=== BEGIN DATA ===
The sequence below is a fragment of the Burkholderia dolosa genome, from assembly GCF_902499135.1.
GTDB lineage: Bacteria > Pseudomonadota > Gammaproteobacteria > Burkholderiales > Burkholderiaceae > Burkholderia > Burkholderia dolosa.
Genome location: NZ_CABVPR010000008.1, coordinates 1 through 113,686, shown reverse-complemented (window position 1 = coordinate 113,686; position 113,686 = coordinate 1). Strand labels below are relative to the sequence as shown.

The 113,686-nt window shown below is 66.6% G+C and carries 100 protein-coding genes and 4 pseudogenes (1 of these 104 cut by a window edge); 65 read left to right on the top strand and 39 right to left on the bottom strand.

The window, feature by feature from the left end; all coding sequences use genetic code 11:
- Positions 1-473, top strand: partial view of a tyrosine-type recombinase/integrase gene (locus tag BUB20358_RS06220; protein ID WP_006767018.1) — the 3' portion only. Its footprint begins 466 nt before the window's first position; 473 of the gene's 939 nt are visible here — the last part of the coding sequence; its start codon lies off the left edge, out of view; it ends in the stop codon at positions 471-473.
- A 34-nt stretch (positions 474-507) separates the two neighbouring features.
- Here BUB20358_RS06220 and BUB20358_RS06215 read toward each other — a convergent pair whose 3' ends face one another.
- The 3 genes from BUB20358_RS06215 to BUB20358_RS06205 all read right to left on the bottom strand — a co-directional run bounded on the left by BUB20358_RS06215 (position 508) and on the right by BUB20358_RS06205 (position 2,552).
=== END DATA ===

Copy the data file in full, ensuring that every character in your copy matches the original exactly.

The sequence below is a fragment of the Burkholderia dolosa genome, from assembly GCF_902499135.1.
GTDB lineage: Bacteria > Pseudomonadota > Gammaproteobacteria > Burkholderiales > Burkholderiaceae > Burkholderia > Burkholderia dolosa.
Genome location: NZ_CABVPR010000008.1, coordinates 1 through 113,686, shown reverse-complemented (window position 1 = coordinate 113,686; position 113,686 = coordinate 1). Strand labels below are relative to the sequence as shown.

The 113,686-nt window shown below is 66.6% G+C and carries 100 protein-coding genes and 4 pseudogenes (1 of these 104 cut by a window edge); 65 read left to right on the top strand and 39 right to left on the bottom strand.

The window, feature by feature from the left end; all coding sequences use genetic code 11:
- Positions 1-473, top strand: partial view of a tyrosine-type recombinase/integrase gene (locus tag BUB20358_RS06220; protein ID WP_006767018.1) — the 3' portion only. Its footprint begins 466 nt before the window's first position; 473 of the gene's 939 nt are visible here — the last part of the coding sequence; its start codon lies off the left edge, out of view; it ends in the stop codon at positions 471-473.
- A 34-nt stretch (positions 474-507) separates the two neighbouring features.
- Here BUB20358_RS06220 and BUB20358_RS06215 read toward each other — a convergent pair whose 3' ends face one another.
- The 3 genes from BUB20358_RS06215 to BUB20358_RS06205 all read right to left on the bottom strand — a co-directional run bounded on the left by BUB20358_RS06215 (position 508) and on the right by BUB20358_RS06205 (position 2,552).